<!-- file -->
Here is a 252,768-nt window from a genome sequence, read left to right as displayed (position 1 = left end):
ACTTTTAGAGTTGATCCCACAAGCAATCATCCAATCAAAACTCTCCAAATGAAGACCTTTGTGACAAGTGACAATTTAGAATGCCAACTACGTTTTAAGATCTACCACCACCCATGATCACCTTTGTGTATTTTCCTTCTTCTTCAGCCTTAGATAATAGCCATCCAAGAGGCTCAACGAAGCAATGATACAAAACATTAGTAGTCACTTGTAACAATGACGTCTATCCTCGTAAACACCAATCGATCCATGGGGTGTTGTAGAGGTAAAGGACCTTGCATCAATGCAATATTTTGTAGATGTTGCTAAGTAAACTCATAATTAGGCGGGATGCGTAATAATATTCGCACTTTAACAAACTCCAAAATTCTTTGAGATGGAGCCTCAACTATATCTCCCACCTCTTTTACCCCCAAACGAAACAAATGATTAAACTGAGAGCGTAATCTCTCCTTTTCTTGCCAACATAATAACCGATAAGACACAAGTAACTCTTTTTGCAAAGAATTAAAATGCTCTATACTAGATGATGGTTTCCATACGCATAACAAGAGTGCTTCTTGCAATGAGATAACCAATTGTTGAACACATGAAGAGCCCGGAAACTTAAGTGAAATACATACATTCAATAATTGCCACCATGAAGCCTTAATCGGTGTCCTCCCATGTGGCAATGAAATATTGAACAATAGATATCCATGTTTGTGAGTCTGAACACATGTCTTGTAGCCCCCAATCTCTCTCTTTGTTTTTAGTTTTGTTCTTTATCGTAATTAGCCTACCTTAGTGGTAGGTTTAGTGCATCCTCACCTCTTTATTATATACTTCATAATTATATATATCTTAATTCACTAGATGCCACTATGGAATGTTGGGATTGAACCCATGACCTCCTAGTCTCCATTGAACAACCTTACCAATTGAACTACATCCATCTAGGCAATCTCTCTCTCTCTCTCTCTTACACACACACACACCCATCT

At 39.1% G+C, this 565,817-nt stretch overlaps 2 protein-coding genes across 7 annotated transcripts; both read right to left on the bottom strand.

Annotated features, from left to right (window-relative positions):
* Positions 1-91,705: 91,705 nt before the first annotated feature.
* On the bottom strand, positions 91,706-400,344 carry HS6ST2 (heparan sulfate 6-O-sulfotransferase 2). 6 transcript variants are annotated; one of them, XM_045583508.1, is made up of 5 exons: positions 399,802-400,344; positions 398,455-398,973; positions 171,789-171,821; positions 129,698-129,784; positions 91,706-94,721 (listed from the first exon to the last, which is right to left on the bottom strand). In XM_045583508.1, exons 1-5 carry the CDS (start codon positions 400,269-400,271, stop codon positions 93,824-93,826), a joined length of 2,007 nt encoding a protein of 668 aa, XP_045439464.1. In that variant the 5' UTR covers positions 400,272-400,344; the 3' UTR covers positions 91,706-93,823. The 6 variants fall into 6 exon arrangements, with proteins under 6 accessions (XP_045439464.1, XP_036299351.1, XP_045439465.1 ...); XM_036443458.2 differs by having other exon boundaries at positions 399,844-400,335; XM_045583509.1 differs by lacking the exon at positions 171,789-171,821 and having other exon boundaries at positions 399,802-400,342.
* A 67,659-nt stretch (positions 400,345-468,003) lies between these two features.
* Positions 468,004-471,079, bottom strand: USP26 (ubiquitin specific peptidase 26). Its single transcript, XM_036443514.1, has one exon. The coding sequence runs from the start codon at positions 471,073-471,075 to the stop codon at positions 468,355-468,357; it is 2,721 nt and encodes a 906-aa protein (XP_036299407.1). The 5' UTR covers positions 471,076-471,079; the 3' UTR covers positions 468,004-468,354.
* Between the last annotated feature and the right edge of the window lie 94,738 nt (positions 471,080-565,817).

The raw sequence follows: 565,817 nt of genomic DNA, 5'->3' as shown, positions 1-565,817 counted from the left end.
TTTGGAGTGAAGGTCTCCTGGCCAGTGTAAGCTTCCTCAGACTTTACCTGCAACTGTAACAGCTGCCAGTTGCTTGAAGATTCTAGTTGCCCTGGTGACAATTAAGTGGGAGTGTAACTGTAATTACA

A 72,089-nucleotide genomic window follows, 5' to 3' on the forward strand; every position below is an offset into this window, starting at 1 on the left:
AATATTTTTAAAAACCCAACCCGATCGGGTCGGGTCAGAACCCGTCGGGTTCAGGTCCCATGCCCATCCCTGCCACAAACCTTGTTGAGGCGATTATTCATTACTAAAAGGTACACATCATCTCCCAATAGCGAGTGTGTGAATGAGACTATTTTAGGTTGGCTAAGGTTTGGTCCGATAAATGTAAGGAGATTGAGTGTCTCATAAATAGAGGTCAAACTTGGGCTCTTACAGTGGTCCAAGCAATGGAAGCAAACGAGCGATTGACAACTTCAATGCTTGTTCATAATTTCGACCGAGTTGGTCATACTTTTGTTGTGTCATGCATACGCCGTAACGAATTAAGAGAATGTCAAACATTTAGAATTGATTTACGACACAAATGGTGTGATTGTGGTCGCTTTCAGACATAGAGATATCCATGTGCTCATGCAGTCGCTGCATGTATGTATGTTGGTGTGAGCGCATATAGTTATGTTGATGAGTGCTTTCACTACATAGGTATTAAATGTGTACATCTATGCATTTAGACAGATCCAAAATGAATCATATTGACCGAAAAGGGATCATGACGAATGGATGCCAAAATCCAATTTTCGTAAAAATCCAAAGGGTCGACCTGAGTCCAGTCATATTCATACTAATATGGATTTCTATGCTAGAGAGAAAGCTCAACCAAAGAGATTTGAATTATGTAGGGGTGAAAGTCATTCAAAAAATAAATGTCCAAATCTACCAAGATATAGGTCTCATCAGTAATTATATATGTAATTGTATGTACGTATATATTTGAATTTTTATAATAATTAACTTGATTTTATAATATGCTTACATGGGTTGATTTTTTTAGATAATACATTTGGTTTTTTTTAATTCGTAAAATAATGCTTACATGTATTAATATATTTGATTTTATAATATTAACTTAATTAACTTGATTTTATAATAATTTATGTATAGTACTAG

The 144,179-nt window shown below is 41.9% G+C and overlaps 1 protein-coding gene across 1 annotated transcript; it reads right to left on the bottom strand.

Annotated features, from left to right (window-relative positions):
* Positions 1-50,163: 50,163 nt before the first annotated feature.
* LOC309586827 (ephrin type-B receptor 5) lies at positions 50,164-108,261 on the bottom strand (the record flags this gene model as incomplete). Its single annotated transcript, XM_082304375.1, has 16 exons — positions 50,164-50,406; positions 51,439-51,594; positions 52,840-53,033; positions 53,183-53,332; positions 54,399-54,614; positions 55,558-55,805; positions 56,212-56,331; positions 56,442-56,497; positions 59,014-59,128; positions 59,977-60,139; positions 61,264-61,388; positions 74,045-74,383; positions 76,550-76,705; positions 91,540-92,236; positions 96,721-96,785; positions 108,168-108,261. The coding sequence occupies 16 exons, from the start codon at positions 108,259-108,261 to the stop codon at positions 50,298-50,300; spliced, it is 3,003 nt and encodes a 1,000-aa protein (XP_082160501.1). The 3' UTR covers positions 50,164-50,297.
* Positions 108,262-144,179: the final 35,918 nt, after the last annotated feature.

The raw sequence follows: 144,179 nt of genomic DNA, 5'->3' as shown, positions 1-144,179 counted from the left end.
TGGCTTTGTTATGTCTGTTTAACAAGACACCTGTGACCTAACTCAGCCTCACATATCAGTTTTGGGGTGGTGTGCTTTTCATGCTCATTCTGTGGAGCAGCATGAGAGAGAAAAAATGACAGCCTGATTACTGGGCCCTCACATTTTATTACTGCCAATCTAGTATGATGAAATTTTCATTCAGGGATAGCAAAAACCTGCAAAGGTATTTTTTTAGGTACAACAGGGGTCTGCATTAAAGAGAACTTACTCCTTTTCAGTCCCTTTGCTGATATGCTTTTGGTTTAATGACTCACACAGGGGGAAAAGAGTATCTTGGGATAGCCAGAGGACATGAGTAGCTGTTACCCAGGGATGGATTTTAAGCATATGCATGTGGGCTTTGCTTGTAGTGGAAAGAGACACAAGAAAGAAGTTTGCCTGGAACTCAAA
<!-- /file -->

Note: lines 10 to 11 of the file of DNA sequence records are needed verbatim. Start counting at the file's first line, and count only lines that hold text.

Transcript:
The raw sequence follows: 565,817 nt of genomic DNA, 5'->3' as shown, positions 1-565,817 counted from the left end.
TTTGGAGTGAAGGTCTCCTGGCCAGTGTAAGCTTCCTCAGACTTTACCTGCAACTGTAACAGCTGCCAGTTGCTTGAAGATTCTAGTTGCCCTGGTGACAATTAAGTGGGAGTGTAACTGTAATTACA